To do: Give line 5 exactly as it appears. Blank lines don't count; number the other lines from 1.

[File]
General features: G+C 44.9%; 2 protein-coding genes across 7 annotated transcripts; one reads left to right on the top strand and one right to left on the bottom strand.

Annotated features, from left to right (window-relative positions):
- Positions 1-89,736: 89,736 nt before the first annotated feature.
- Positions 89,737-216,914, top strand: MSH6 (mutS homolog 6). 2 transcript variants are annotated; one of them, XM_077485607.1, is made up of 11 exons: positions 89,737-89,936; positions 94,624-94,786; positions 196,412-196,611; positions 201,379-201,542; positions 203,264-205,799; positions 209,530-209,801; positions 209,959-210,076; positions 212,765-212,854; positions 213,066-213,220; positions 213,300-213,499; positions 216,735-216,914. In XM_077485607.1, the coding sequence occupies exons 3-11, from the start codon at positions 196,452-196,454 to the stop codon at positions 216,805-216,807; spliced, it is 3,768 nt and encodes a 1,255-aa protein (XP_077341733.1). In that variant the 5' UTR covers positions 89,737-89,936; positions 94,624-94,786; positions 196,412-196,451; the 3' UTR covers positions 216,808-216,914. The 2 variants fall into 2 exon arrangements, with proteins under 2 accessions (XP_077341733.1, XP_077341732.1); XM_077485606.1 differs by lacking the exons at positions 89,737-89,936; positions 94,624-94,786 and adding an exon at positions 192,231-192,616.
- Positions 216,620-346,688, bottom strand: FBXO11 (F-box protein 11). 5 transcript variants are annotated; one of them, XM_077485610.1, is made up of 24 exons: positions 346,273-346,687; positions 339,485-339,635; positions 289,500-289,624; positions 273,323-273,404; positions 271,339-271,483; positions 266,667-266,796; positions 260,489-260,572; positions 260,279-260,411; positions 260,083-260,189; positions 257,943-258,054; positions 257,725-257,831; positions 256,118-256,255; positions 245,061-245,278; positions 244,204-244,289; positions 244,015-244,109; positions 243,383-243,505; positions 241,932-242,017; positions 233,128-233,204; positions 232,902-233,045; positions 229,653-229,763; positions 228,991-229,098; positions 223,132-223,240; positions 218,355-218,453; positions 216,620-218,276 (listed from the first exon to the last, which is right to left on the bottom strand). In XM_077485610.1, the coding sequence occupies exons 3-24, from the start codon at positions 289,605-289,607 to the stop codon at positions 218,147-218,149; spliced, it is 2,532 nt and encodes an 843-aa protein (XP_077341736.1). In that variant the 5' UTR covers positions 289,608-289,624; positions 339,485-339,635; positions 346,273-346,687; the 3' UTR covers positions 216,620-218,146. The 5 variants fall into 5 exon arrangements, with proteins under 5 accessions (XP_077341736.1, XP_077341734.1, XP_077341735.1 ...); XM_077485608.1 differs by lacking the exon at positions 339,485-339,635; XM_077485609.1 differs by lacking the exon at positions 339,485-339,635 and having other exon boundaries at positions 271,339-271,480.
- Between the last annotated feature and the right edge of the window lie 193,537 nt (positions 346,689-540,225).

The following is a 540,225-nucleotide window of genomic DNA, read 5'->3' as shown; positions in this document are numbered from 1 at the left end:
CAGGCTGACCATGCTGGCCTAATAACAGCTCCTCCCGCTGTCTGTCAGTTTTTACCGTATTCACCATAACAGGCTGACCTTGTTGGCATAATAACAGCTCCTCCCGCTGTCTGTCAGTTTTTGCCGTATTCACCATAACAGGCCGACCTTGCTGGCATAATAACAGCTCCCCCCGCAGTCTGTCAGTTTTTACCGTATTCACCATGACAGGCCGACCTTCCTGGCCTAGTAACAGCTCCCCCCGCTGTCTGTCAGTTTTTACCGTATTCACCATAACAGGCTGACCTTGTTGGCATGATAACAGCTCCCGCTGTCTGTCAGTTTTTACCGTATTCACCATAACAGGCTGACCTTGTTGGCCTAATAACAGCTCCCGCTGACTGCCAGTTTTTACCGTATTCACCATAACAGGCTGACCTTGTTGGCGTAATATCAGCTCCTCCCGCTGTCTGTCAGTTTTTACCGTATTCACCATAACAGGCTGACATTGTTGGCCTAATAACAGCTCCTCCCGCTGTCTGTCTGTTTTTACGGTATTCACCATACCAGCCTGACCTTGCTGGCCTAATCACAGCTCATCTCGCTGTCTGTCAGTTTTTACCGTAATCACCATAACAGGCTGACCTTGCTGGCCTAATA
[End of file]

- Positions 216,620-346,688, bottom strand: FBXO11 (F-box protein 11). 5 transcript variants are annotated; one of them, XM_077485610.1, is made up of 24 exons: positions 346,273-346,687; positions 339,485-339,635; positions 289,500-289,624; positions 273,323-273,404; positions 271,339-271,483; positions 266,667-266,796; positions 260,489-260,572; positions 260,279-260,411; positions 260,083-260,189; positions 257,943-258,054; positions 257,725-257,831; positions 256,118-256,255; positions 245,061-245,278; positions 244,204-244,289; positions 244,015-244,109; positions 243,383-243,505; positions 241,932-242,017; positions 233,128-233,204; positions 232,902-233,045; positions 229,653-229,763; positions 228,991-229,098; positions 223,132-223,240; positions 218,355-218,453; positions 216,620-218,276 (listed from the first exon to the last, which is right to left on the bottom strand). In XM_077485610.1, the coding sequence occupies exons 3-24, from the start codon at positions 289,605-289,607 to the stop codon at positions 218,147-218,149; spliced, it is 2,532 nt and encodes an 843-aa protein (XP_077341736.1). In that variant the 5' UTR covers positions 289,608-289,624; positions 339,485-339,635; positions 346,273-346,687; the 3' UTR covers positions 216,620-218,146. The 5 variants fall into 5 exon arrangements, with proteins under 5 accessions (XP_077341736.1, XP_077341734.1, XP_077341735.1 ...); XM_077485608.1 differs by lacking the exon at positions 339,485-339,635; XM_077485609.1 differs by lacking the exon at positions 339,485-339,635 and having other exon boundaries at positions 271,339-271,480.